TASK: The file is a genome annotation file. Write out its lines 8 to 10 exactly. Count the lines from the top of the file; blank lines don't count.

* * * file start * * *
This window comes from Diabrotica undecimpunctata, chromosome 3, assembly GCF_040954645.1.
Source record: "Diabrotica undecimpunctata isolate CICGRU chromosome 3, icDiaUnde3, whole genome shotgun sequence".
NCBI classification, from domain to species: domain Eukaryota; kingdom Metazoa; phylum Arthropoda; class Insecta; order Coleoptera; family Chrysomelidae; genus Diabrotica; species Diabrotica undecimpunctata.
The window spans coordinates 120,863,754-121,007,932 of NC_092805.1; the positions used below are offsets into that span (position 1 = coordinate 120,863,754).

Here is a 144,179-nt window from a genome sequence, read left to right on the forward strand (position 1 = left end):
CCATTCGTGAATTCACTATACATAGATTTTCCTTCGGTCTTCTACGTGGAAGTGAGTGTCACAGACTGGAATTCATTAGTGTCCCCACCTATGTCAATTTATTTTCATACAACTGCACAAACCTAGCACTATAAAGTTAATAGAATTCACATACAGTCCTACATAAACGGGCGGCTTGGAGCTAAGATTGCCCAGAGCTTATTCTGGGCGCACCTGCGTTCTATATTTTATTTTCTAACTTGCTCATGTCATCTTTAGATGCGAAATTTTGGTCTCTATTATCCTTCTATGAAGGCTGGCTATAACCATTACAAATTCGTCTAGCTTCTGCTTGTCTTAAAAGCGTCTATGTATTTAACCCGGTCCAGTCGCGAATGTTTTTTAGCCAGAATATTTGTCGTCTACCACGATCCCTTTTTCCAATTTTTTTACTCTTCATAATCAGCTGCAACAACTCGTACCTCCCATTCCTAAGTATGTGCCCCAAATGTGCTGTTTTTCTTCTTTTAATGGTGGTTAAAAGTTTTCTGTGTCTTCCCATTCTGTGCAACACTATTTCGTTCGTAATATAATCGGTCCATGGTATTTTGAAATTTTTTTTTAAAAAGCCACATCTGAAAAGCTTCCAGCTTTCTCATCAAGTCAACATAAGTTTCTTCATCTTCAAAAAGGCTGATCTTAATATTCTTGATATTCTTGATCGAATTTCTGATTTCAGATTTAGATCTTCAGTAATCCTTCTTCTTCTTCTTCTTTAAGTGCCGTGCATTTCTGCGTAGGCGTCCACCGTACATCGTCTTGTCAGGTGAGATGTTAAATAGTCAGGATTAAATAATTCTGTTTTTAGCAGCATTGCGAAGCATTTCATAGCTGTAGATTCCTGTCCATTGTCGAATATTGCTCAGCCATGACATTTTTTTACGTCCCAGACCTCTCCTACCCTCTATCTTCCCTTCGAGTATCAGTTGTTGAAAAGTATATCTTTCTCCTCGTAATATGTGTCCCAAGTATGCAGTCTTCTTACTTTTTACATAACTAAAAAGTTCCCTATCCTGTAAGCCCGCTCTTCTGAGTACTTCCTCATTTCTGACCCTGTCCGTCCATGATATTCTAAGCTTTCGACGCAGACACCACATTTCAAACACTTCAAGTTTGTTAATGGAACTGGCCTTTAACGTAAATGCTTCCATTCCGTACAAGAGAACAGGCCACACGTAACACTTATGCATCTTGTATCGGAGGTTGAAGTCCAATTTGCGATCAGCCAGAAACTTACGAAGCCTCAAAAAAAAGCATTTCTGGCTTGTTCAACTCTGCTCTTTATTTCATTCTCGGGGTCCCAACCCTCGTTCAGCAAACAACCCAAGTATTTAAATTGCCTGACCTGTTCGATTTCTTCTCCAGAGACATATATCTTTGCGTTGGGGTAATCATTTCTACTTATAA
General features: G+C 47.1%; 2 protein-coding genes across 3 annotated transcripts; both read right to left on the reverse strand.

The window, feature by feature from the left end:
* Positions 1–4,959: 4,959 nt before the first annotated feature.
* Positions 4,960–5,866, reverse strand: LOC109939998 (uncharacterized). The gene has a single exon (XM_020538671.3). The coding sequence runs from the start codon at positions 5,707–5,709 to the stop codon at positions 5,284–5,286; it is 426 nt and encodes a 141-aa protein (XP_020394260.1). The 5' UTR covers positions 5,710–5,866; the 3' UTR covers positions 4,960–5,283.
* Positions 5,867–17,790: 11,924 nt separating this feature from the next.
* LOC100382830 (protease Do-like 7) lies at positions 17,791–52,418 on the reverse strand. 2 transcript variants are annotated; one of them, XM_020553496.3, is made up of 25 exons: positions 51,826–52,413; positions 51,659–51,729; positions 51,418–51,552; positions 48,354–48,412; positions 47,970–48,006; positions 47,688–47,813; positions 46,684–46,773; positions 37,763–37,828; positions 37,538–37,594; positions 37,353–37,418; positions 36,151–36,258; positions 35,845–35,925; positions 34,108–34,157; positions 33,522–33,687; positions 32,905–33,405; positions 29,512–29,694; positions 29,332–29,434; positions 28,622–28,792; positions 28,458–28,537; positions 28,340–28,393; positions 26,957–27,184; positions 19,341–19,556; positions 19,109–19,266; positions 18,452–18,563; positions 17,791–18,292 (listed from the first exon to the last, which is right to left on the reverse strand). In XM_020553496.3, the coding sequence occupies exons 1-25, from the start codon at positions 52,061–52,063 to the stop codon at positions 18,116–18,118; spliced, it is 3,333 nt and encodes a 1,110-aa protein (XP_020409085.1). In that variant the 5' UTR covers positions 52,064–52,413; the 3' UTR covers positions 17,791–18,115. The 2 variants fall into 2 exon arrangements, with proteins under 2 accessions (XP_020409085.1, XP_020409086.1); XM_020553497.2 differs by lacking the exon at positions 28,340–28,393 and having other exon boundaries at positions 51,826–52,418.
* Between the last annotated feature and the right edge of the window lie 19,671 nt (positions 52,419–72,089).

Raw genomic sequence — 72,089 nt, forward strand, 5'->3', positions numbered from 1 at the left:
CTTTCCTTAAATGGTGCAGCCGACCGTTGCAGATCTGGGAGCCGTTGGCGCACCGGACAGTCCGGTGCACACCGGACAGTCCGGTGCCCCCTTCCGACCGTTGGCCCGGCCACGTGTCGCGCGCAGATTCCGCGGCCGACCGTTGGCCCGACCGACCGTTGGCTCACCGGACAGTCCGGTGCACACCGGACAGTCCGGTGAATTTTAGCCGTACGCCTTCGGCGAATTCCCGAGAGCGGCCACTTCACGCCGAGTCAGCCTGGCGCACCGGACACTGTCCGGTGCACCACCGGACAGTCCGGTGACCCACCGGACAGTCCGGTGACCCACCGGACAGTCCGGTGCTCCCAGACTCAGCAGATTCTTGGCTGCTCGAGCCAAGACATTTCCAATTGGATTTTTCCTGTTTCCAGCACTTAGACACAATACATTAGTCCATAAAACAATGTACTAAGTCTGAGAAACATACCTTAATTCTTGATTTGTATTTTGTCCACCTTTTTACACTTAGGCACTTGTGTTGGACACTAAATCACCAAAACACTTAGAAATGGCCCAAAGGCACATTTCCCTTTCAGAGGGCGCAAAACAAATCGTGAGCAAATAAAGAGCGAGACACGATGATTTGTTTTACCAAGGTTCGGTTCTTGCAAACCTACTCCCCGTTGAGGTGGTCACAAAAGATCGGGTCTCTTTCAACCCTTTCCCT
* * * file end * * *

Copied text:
The window, feature by feature from the left end:
* Positions 1–4,959: 4,959 nt before the first annotated feature.
* Positions 4,960–5,866, reverse strand: LOC109939998 (uncharacterized). The gene has a single exon (XM_020538671.3). The coding sequence runs from the start codon at positions 5,707–5,709 to the stop codon at positions 5,284–5,286; it is 426 nt and encodes a 141-aa protein (XP_020394260.1). The 5' UTR covers positions 5,710–5,866; the 3' UTR covers positions 4,960–5,283.